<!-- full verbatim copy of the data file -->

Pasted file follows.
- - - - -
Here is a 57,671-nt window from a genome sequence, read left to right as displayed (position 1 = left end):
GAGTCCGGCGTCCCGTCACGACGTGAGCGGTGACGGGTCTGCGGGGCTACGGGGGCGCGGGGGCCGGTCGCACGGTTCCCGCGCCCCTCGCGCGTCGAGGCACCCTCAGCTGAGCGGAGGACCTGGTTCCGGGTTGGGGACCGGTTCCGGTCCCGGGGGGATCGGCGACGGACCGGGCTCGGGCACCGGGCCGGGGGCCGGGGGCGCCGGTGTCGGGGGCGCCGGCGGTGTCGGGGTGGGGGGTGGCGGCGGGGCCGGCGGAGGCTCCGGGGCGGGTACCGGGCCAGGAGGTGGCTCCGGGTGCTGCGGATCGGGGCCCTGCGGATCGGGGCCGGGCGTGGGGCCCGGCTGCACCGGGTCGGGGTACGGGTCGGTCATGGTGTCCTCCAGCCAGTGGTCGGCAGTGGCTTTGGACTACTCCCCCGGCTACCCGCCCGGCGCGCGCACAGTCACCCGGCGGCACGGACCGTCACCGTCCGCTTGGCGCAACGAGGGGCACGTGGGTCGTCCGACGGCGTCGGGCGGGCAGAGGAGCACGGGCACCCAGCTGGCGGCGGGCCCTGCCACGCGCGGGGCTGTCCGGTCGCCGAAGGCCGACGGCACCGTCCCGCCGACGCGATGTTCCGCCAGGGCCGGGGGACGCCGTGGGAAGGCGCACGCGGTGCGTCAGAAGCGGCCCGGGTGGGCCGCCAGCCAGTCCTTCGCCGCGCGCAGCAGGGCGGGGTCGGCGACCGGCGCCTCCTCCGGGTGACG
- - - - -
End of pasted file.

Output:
Here is a 57,671-nt window from a genome sequence, read left to right as displayed (position 1 = left end):
GAGTCCGGCGTCCCGTCACGACGTGAGCGGTGACGGGTCTGCGGGGCTACGGGGGCGCGGGGGCCGGTCGCACGGTTCCCGCGCCCCTCGCGCGTCGAGGCACCCTCAGCTGAGCGGAGGACCTGGTTCCGGGTTGGGGACCGGTTCCGGTCCCGGGGGGATCGGCGACGGACCGGGCTCGGGCACCGGGCCGGGGGCCGGGGGCGCCGGTGTCGGGGGCGCCGGCGGTGTCGGGGTGGGGGGTGGCGGCGGGGCCGGCGGAGGCTCCGGGGCGGGTACCGGGCCAGGAGGTGGCTCCGGGTGCTGCGGATCGGGGCCCTGCGGATCGGGGCCGGGCGTGGGGCCCGGCTGCACCGGGTCGGGGTACGGGTCGGTCATGGTGTCCTCCAGCCAGTGGTCGGCAGTGGCTTTGGACTACTCCCCCGGCTACCCGCCCGGCGCGCGCACAGTCACCCGGCGGCACGGACCGTCACCGTCCGCTTGGCGCAACGAGGGGCACGTGGGTCGTCCGACGGCGTCGGGCGGGCAGAGGAGCACGGGCACCCAGCTGGCGGCGGGCCCTGCCACGCGCGGGGCTGTCCGGTCGCCGAAGGCCGACGGCACCGTCCCGCCGACGCGATGTTCCGCCAGGGCCGGGGGACGCCGTGGGAAGGCGCACGCGGTGCGTCAGAAGCGGCCCGGGTGGGCCGCCAGCCAGTCCTTCGCCGCGCGCAGCAGGGCGGGGTCGGCGACCGGCGCCTCCTCCGGGTGACG